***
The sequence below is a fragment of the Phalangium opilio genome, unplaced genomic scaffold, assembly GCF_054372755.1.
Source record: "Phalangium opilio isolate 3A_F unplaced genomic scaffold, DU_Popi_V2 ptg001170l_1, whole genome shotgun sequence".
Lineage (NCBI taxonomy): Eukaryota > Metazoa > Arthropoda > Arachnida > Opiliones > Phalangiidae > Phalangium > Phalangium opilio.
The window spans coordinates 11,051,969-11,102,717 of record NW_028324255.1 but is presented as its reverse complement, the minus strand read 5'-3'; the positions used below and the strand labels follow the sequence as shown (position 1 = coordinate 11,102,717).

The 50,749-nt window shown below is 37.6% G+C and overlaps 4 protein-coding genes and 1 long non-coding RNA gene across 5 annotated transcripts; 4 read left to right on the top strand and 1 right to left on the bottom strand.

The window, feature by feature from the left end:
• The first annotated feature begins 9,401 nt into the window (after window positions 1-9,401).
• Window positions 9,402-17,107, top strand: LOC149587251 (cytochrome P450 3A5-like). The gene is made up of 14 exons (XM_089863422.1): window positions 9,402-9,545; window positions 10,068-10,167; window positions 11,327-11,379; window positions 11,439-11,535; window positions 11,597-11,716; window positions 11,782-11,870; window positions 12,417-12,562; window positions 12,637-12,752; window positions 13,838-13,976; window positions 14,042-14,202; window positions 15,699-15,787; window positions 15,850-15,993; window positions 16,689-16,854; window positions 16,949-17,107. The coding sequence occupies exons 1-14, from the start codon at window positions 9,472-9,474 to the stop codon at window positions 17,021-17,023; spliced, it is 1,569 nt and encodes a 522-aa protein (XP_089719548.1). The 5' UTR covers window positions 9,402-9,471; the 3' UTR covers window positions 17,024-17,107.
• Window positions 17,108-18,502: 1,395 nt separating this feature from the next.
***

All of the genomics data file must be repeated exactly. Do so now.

The sequence below is a fragment of the Phalangium opilio genome, unplaced genomic scaffold, assembly GCF_054372755.1.
Source record: "Phalangium opilio isolate 3A_F unplaced genomic scaffold, DU_Popi_V2 ptg001170l_1, whole genome shotgun sequence".
Lineage (NCBI taxonomy): Eukaryota > Metazoa > Arthropoda > Arachnida > Opiliones > Phalangiidae > Phalangium > Phalangium opilio.
The window spans coordinates 11,051,969-11,102,717 of record NW_028324255.1 but is presented as its reverse complement, the minus strand read 5'-3'; the positions used below and the strand labels follow the sequence as shown (position 1 = coordinate 11,102,717).

The 50,749-nt window shown below is 37.6% G+C and overlaps 4 protein-coding genes and 1 long non-coding RNA gene across 5 annotated transcripts; 4 read left to right on the top strand and 1 right to left on the bottom strand.

The window, feature by feature from the left end:
• The first annotated feature begins 9,401 nt into the window (after window positions 1-9,401).
• Window positions 9,402-17,107, top strand: LOC149587251 (cytochrome P450 3A5-like). The gene is made up of 14 exons (XM_089863422.1): window positions 9,402-9,545; window positions 10,068-10,167; window positions 11,327-11,379; window positions 11,439-11,535; window positions 11,597-11,716; window positions 11,782-11,870; window positions 12,417-12,562; window positions 12,637-12,752; window positions 13,838-13,976; window positions 14,042-14,202; window positions 15,699-15,787; window positions 15,850-15,993; window positions 16,689-16,854; window positions 16,949-17,107. The coding sequence occupies exons 1-14, from the start codon at window positions 9,472-9,474 to the stop codon at window positions 17,021-17,023; spliced, it is 1,569 nt and encodes a 522-aa protein (XP_089719548.1). The 5' UTR covers window positions 9,402-9,471; the 3' UTR covers window positions 17,024-17,107.
• Window positions 17,108-18,502: 1,395 nt separating this feature from the next.